The Beauty of the Infinite: The Aesthetics of Christian Truth
The Beauty of the Infinite is a splendid extended essay in "theological aesthetics." David Bentley Hart here meditates on the power of a Christian understanding of beauty and sublimity to rise above the violence -- both philosophical and literal -- characteristic of the postmodern world.
The book begins by tracing the shifting use and nature of metaphysics in the thought of Kant, Hegel, Nietzsche, Heidegger, Lyotard, Derrida, Deleuze, Nancy, Levinas, and others. Hart pays special attention to Nietzsche's famous narrative of the "will to power" -- a narrative largely adopted by the world today -- and he offers an engaging revision (though not rejection) of the genealogy of nihilism, thereby highlighting the significant "interruption" that Christian thought introduced into the history of metaphysics.
This discussion sets the stage for a retrieval of the classic Christian account of beauty and sublimity, and of the relation of both to the question of being. Written in the form of a dogmatica minora, this main section of the book offers a pointed reading of the Christian story in four moments, or parts: Trinity, creation, salvation, and eschaton. Through a combination of narrative and argument throughout, Hart ends up demonstrating the power of Christian metaphysics not only to withstand the critiques of modern and postmodern thought but also to move well beyond them.
Strikingly original and deeply rewarding, The Beauty of the Infinite is both a constructively critical account of the history of metaphysics and a compelling contribution to it.
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2 As God is Trinity in whom all difference is possessed as perfect peace and unity the divine life might be described as infinite music and creation too...
3 As God utters himself eternally in his Word and possesses all the fullness of address and response and as creation belongs to Gods utterance of hims...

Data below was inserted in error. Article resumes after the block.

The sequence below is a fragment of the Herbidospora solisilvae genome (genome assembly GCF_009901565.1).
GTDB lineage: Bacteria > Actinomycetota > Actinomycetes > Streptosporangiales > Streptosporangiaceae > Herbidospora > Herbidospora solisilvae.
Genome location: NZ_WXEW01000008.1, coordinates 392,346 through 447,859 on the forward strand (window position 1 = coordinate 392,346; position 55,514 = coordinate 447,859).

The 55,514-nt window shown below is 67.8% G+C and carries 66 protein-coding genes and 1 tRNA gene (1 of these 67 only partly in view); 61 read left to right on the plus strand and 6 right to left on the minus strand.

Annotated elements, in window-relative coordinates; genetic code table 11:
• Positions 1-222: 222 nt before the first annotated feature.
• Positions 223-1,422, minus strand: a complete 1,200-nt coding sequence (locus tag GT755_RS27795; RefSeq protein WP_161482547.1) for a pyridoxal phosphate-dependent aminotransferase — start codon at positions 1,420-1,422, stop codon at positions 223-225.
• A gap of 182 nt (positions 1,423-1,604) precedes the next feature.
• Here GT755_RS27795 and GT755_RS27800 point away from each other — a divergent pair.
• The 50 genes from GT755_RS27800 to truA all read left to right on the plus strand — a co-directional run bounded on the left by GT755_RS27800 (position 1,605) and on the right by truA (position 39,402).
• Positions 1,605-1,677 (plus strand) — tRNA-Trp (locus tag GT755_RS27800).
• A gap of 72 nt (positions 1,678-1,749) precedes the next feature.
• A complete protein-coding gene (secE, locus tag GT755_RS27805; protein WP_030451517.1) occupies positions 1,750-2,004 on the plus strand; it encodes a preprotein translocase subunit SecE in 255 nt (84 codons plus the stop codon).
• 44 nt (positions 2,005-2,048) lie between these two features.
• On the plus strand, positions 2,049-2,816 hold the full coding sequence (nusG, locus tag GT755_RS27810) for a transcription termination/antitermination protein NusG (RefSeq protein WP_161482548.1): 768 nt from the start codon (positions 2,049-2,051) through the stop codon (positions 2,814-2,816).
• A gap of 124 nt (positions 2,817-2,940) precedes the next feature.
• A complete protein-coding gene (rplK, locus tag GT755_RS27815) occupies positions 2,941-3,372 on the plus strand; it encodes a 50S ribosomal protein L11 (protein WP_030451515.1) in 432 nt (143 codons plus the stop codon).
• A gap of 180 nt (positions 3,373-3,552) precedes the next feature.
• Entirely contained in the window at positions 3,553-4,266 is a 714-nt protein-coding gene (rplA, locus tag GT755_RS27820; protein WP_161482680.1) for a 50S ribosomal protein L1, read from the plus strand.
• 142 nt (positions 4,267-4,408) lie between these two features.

SALVATION I Salvation occurs by way of recapitulation the restoration of the human image in Christ the eternal image of the Father after whom hu...
sacrifice as the immolation of the beautiful is displaced by a sacrifice whose offering is one of infinite beauty
Rhetoric without Reserve Persuasion the Tyranny of Twilight and the Language of Peace
THE VIOLENCE OF HERMENEUTICS
The Beauty of the Infinite
2 The Christian understanding of difference and distance is shaped by the doctrine of the Trinity where theology finds that the true form of differenc...
3 In the Christian God the infinite is seen to be beautiful and so capable of being traversed by way of the beautifuL
4 The infinite is beautiful because God is Trinity and because all being belongs to Gods infinity a Christian ontology appears and properly belongs w...
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absolute abstract aesthetic affirmation analogy Anselm's beauty becomes being's belongs chaos Christian thought church created creation creatures critique death Deleuze delight Derrida desire dialectical difference Dionysus discourse distance distinction divine economy Emmanuel Levinas endless eschatological essence eternal ethical event expression faith Father finite finitude force gift Gilles Deleuze glory gnostic God's grasp Gregory Gregory of Nyssa Gregory's Hegel Heidegger Heidegger's hermeneutics human identity immanent infinite infinity interval Jacques Derrida Jesus kenosis language Levinas light logic Logos manifestation meaning merely metanarrative metaphor metaphysical moral motion myth narrative nature negation Neoplatonism never Nietzsche Nietzsche's Nietzschean nihilism ontic ontological ousia particular peace perichoresis philosophy postmodern precisely presence pure resurrection rhetoric sacrifice salvation sense simply soul speak Spirit splendor story sublime substance suffering theme theologians theological aesthetics theology things tion totality tradition tragic trans transcendent transcendental trinitarian Trinity true truth unity University univocal violence vision Word
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